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……The sun shone for the Stamford and District Geological Society today which was an absolute joy to see, especially after the rain we had all day yesterday in Whittlsea. With everyone suitably dressed in the correct attire for getting (covered in clay) and once you mastered the art of what felt like walking on stilts within minutes of trudging around the fossil area.

A great time was had by all….

A big thanks to the following members: Field Secretary Kenny Nye, Richard Forrest creator of the website The Plesiosaur Site and David Savory from the Flag Fen Archaeology Park for their knowledgeable Oxford Clay input, and the new members amongst our group who journeyed out, as days such as these are just not possible without your efforts and contributions.

Special thanks to Philip Parker Associates Ltd for their help in planning for the field trip from start to finish.

Enjoy some of the photos…….

p.s. The society will also donate Belemnite’s they found to the Peterborough Museum for educational purposes.

Gryphaea from the Kellaways clays

From the left indicated by the white arrows : the Teuthida  Acanthoteuthis : crustacea trackways probably made by Mecocheirus : various aragonitic crushed Kosmoceras

Lepidotes fish scale showing peg sockets

Members looking for fossils

The belemnite Cylindroteuthis pusoziana found in some Kellaways clays

pina (pina) mitis bivalves

Members looking for fossils

Members looking for fossils

Members looking for fossils

Members looking for fossils

Members looking for fossils

Members looking for fossils

Members looking for fossils

Members looking for fossils

Unknown fish scale

Members looking for fossils

Unknown at present bone fragment

Members looking for fossils

Lincolnshire Fen Edge project update.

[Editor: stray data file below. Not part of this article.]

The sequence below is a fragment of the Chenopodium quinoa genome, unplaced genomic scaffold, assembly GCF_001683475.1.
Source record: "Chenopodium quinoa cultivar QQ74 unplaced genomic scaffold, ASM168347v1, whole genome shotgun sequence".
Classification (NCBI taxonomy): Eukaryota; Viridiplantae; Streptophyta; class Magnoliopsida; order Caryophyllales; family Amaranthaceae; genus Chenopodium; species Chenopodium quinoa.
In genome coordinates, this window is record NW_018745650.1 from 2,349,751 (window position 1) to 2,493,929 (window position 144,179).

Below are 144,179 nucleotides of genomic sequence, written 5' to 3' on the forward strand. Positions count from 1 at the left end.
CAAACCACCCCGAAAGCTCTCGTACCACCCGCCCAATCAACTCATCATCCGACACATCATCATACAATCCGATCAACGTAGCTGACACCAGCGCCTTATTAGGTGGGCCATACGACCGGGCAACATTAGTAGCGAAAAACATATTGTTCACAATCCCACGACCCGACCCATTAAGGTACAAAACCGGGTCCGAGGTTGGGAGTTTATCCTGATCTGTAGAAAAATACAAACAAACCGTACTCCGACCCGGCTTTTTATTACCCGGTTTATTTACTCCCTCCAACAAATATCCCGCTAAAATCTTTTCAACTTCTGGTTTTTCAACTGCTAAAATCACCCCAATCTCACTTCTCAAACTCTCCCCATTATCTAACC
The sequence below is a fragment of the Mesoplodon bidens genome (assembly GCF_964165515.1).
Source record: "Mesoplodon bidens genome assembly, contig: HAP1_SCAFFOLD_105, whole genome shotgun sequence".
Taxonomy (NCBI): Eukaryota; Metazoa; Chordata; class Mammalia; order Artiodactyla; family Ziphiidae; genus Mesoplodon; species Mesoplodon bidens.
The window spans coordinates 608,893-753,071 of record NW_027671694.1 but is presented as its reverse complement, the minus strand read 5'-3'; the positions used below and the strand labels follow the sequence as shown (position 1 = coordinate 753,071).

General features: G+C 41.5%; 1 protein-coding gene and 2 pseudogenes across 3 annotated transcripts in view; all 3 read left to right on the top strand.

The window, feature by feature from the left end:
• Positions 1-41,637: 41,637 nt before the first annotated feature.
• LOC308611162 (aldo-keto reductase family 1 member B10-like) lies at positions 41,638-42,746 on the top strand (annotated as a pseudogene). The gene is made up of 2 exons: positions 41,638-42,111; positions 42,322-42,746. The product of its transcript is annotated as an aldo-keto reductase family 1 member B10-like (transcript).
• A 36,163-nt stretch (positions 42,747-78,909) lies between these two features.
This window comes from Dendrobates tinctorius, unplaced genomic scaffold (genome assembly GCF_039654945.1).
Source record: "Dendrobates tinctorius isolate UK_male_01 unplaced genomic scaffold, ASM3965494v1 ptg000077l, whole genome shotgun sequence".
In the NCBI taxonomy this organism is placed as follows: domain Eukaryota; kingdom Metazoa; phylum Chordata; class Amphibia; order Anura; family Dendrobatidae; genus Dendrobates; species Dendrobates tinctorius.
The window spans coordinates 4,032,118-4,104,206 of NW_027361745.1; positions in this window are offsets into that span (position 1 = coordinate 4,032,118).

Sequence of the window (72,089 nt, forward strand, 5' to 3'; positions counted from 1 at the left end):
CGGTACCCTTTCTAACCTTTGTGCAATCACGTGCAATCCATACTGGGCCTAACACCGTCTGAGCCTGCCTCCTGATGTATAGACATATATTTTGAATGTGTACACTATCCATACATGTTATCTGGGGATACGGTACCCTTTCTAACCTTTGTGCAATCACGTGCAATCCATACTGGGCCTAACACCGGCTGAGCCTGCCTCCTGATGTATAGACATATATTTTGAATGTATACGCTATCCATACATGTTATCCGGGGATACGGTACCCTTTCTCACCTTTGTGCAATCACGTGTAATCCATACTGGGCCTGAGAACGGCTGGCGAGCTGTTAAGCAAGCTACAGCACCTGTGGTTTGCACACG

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Dear Members,

Fran Smith of the Greater Lincolnshire Nature Partnership #GLNP is arranging a meeting with partners who may be interested in working together on the fen edge project. The meeting has been arranged for 10.30am on Wednesday 18 January at the GLNP offices at Horncastle. Ken Rolfe will present a basic overview of the project followed by discussions. If any members of the Stamford Geological Society are interested in attending you will be most welcome




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* And yes Dinosaurs are cool but Plesiosaurs are way cooler :) *

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While we immersed ourselves, with lights dimmed, into the world of the Plesiosaurs. The Henry De la Beche sketch entitled- Duria Antiqour- A More Ancient Dorset was nicely inserted into Richards Forrest’s slideshow.

A great supporter of the work and importance of Mary Anning, of Lyme Regis, Henry De la Beche drew this sketch, in 1830, Mary Anning’s finds: (three types of Ichthyosaur, a Plesiosaur and Dimorphodon). It even appears to show the production of coprolites, from a terrified plesiosaur.

It seems everyone I talk to wants me to express appreciation for Richard’s inspiring presentation last night. Years of research,  depth of understanding of marine reptiles, and the ability to present the subject of Plesiosaurs in such an interesting way produced one of the most memorable evenings in our group’s history. And I’m sure there must have been some memories sparked for those who remember Alan Dawn talking about such matters.

I personally appreciated your approach to anticipating SDGS members who helped at the dig site. And I know all those who attended are intrigued with such a subject as much myself, and I plan to learn more.

Thank you to everyone who attended, hope to see you all at the February winter talk.